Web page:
Before Mr Parkin and his team arrived, other visitors and those stationed in Aden had made the following observations, criticisms and recommendations.

They considered that the RECEIVING STATION was unsuitable because of the lack of aerial space, high noise level and municipal objections to the W/T towers. The war plans catered for the installation of a plan assembling a RECEIVING STATION at Sheik Othman. This is on the road to HISWA (where a Royal Naval Air Station is established), on the water pipe line, outside the safety sector of KHORMAKSAR airfield and reasonably close to the township of ADEN. The RECEIVING OFFICE at Steamer Point was in good condition, keys, plugs, a wavemeter, wiring, battery charger, air conditioner, store room with stationery all existed. Six 90 ft wooden masts were in store and their foundations are on the seaward side of Naval Headquarters. The nearest accommodation was at HMS SHEBA about 1 mile away. There were plenty of receivers in store.

The TRANSMITTING STATION consisted of a main building, a separate transmitter room plus an underground station. The main station contained a transmitter hall and a control room and several small rooms available for workshops and stores. The equipment consisted of 3 SWB8's, 2 R20A's, 5 T1190's, 2 SWB11's and 2 Type 60 transmitters. Two of these sets were considered to be at 24 hours notice, the remainder were in various stages of completion. Air conditioning plant was fitted and working. It was not known if all the gear necessary to complete the sets was available, but it probably was. A Type 22 transmitter was fitted in a separate building with air conditioning. There was room for about 7 large sets in two rooms in a tunnel in the rock. A 150 kVA diesel was fitted in the third room. This was in full running order and was wired for use as a secondary supply for the main station. There were 20 180 ft and 3 620 ft masts and all the associated transmission line posts. No feeders or aerials were rigged but plenty of wire insulators and spreaders were available.

REMOTE CONTROL. There was a 38-pair cable running between the M.S.O., at Steamer Point and Isthmus. It was routed roughly alongside the main road and was about 18 inches below the surface all the way. It was being used by the Army on the 'old boy' basis, and for this purpose it has been cut at both ends and diverted. The Army were prepared to give up some pairs for our use at short notice.

ACCOMMODATION. Some of the naval accommodation had been lent to the RAF. The RAF are prepared to accept a fitting out party "at once" so there should be enough space in an emergency.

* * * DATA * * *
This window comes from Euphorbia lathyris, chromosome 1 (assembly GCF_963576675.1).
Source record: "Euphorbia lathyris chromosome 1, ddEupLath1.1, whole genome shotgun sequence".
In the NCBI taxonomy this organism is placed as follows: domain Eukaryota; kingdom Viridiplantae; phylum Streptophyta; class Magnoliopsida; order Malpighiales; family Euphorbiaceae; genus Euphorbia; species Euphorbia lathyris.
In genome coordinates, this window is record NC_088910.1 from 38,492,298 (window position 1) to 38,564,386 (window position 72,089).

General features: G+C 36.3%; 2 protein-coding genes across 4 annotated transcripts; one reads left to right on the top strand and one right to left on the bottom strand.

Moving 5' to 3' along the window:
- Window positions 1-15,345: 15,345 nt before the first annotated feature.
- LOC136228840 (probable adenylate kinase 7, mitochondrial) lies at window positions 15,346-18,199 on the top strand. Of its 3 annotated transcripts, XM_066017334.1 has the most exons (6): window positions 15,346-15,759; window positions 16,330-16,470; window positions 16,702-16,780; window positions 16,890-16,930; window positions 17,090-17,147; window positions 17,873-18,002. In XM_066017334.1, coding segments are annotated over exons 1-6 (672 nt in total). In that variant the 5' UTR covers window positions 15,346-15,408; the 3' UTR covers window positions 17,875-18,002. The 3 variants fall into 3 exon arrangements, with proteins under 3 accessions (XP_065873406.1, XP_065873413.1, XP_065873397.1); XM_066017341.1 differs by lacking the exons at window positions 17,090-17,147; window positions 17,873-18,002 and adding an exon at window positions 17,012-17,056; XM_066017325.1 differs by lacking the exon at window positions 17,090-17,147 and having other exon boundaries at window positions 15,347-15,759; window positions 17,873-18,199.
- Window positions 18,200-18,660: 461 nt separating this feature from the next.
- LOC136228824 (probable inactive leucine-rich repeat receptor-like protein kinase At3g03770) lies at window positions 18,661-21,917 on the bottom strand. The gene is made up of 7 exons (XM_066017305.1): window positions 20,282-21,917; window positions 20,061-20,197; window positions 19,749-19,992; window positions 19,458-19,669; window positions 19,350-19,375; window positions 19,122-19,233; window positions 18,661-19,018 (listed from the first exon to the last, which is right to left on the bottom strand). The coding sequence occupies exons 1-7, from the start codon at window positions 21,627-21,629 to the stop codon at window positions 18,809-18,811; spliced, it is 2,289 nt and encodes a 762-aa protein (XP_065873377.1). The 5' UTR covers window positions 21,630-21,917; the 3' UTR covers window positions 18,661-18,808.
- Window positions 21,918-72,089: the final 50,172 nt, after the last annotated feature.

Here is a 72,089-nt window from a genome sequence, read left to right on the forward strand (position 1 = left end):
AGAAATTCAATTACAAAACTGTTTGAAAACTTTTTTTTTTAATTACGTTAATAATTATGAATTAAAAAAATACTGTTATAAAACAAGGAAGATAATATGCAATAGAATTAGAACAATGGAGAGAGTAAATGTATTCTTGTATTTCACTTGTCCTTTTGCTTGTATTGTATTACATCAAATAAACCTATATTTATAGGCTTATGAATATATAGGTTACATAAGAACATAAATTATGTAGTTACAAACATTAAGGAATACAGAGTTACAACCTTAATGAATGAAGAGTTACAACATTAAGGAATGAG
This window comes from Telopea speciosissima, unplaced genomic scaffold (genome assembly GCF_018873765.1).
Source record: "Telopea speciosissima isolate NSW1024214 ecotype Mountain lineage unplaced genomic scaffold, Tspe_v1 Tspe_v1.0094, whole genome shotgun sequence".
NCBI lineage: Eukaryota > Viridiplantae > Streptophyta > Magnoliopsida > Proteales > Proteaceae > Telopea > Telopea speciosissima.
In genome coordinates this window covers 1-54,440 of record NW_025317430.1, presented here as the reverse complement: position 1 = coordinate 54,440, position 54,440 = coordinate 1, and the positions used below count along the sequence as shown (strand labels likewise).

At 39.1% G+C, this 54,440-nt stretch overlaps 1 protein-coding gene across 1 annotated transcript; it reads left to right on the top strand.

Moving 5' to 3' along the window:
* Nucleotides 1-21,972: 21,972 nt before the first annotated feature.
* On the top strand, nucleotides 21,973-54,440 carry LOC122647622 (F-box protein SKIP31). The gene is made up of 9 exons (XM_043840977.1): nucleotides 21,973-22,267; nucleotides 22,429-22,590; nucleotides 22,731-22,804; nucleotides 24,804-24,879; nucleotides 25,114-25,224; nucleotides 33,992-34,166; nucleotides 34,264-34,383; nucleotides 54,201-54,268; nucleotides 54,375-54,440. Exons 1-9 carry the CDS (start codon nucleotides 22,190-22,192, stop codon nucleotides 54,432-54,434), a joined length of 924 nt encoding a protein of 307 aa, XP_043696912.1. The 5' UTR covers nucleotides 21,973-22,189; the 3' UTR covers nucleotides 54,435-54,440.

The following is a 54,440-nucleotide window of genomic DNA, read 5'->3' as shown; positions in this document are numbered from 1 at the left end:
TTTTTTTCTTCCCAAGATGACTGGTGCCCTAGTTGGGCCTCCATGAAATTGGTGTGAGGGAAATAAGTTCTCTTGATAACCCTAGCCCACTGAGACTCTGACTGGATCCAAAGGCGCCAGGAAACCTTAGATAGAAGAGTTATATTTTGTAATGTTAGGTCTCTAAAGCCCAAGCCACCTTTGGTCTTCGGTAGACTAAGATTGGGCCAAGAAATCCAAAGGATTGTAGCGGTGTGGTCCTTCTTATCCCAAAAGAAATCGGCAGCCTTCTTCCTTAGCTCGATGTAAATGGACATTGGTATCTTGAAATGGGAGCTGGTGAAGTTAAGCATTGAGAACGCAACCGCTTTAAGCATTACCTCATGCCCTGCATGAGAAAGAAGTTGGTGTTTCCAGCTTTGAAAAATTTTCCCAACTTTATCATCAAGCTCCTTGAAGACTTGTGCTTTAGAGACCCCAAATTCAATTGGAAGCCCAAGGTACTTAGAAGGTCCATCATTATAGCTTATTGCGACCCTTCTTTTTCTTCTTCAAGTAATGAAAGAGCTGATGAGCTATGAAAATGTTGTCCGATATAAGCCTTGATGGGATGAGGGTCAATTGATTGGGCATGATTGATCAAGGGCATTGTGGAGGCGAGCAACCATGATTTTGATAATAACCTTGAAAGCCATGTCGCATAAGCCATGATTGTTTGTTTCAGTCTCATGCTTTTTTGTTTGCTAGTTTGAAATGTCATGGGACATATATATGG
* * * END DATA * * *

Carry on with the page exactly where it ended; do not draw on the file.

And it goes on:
MAINTENANCE. This was done by the RAF, free of charge. They sent 2 technicians each Saturday forenoon when possible. O.C.W. ADEN maintained the buildings and provided the watchers.

REPORTS. Lieutenant Commander WALSHE visited the Station in February (1949) and this report is based primarily on his report.

FUTURE. It was important that the stores should be mustered and if possible the transmitters completed. Mr Pye, now in Singapore, has been nominated by the Admiralty to do this. It is now doubtful when he will leave Singapore. He has been asked to visit CEYLON on the way to be given questions to answer. FYO (Fleet something-or-other Officer ?) had questions about D/F; the FCO (Fleet Communications Officer) about war communication plans, and the CSO (Chief of Staff) on the general war position. The necessity of his calling at CEYLON may, however, have to be reconsidered. Consider otherwise N.F.A. required now as Admiralty know as much as we do. Although RAF maintenance may not be good there is probably nothing else that can be arranged.

ASSOCIATED RESPONSIBILITY FOR ADDU ATOLL. This station consisted of:-
    (a) Naval Offices combined with C.R.R. and C.C.O on the Island of GAN.
    (b) Transmitting Station on the Island of MARIDU.

No permanent W/T equipment was installed at either, but the HQ building was structurally complete.

Power supplies for Naval HQ's were pooled with the Army and were accommodated in two widely dispersed power houses. Three 80 ft wooden towers were erected at Naval HQ'S. It is not certain whether they are still standing or whether they were destroyed in August 1946, by the Minesweeping Flotilla which went to disarm the controlled mines. The transmitting station was structurally complete, but no electric fittings were installed. No towers were erected, and the two power supply units were moved to CEYLON. Work was discontinued early in 1944, and all stores have been withdrawn. The buildings still remain and have presumably been abandoned as it is not likely that any takers for their disposal were found. No action is required by the C IN C .E.I.